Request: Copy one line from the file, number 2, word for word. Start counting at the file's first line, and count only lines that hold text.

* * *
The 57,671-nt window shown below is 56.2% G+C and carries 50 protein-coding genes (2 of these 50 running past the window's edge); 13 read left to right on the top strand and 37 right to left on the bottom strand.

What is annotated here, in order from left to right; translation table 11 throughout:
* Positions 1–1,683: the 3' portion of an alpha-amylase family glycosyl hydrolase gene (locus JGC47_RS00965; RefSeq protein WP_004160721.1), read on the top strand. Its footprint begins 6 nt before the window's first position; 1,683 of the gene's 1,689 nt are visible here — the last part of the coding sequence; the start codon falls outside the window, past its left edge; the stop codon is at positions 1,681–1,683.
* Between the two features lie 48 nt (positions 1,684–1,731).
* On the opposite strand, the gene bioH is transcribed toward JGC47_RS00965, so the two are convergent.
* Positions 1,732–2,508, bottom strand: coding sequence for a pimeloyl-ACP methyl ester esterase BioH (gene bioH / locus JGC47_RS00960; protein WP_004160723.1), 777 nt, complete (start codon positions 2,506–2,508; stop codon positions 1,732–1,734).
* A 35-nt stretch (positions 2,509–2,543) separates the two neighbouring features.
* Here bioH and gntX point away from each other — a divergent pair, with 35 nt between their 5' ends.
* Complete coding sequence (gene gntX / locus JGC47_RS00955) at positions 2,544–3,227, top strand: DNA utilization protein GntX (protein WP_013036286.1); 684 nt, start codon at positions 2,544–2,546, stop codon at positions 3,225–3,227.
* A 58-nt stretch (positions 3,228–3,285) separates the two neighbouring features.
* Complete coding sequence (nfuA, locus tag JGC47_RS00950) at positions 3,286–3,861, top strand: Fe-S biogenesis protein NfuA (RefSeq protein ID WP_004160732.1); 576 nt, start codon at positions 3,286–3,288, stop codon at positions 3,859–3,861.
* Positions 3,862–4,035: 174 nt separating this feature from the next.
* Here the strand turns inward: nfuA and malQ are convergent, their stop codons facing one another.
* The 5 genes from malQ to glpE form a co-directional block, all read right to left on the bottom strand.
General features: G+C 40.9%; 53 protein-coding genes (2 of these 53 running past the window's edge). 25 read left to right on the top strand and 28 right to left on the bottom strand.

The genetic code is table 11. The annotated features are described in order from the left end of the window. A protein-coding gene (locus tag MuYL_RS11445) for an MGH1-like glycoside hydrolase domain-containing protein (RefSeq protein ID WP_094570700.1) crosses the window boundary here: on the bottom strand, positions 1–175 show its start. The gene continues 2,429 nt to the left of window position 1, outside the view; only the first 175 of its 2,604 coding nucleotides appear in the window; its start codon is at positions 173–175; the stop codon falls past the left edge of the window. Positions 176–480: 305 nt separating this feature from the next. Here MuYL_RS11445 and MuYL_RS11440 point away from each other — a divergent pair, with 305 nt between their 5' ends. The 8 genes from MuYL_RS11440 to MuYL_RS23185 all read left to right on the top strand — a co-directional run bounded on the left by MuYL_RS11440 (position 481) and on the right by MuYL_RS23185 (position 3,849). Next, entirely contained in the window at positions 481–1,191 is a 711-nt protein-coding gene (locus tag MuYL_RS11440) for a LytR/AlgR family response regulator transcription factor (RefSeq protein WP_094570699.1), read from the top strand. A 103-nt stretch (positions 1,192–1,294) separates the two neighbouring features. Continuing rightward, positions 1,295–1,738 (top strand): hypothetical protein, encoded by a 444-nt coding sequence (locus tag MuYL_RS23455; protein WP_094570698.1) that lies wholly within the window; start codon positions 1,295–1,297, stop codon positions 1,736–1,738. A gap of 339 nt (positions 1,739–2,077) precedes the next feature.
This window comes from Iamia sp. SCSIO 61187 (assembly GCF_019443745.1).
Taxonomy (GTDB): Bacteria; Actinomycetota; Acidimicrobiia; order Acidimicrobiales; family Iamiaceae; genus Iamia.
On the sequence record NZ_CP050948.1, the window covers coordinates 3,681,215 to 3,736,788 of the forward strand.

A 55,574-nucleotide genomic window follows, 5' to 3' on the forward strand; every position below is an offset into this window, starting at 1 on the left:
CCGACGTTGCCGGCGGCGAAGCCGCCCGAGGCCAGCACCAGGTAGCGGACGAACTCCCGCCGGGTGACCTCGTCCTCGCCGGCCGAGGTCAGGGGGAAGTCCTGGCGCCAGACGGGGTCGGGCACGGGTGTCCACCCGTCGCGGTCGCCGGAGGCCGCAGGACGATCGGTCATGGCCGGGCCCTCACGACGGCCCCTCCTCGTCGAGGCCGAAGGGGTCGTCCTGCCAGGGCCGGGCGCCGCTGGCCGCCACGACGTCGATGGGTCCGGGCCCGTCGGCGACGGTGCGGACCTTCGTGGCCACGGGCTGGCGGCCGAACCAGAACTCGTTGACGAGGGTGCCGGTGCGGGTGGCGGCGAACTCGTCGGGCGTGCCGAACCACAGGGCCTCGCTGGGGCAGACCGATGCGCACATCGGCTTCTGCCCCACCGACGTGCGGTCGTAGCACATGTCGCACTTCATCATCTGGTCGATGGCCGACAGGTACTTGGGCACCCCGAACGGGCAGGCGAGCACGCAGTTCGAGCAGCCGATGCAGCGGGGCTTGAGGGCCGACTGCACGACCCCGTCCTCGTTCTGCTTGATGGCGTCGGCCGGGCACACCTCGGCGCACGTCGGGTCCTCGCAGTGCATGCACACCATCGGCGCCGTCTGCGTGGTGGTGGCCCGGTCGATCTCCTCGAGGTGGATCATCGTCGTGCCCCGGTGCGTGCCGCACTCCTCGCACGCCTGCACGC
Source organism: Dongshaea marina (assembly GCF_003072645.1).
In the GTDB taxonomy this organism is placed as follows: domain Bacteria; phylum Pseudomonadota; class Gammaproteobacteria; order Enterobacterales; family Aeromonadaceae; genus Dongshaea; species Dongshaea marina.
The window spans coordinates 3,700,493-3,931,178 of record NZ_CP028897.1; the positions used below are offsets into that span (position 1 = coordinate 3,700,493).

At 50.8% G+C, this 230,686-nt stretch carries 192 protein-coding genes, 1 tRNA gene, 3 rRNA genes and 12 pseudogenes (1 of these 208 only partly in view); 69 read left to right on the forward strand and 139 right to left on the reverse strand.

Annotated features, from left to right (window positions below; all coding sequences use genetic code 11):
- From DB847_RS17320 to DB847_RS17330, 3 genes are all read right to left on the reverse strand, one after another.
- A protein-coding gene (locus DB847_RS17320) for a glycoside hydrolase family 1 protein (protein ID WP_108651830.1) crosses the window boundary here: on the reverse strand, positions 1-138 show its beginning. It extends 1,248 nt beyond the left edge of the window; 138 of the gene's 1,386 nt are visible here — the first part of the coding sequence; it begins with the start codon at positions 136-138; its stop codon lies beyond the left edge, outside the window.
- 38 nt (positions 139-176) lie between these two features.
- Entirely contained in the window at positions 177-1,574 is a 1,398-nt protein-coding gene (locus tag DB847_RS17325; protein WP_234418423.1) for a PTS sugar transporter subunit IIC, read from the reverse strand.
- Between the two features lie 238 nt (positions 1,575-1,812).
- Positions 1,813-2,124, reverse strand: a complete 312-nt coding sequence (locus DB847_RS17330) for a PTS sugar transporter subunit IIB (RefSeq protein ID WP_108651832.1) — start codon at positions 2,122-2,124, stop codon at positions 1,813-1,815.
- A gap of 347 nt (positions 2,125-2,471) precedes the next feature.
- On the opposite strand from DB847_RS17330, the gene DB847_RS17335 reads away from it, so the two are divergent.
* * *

What is annotated here, in order from left to right; translation table 11 throughout: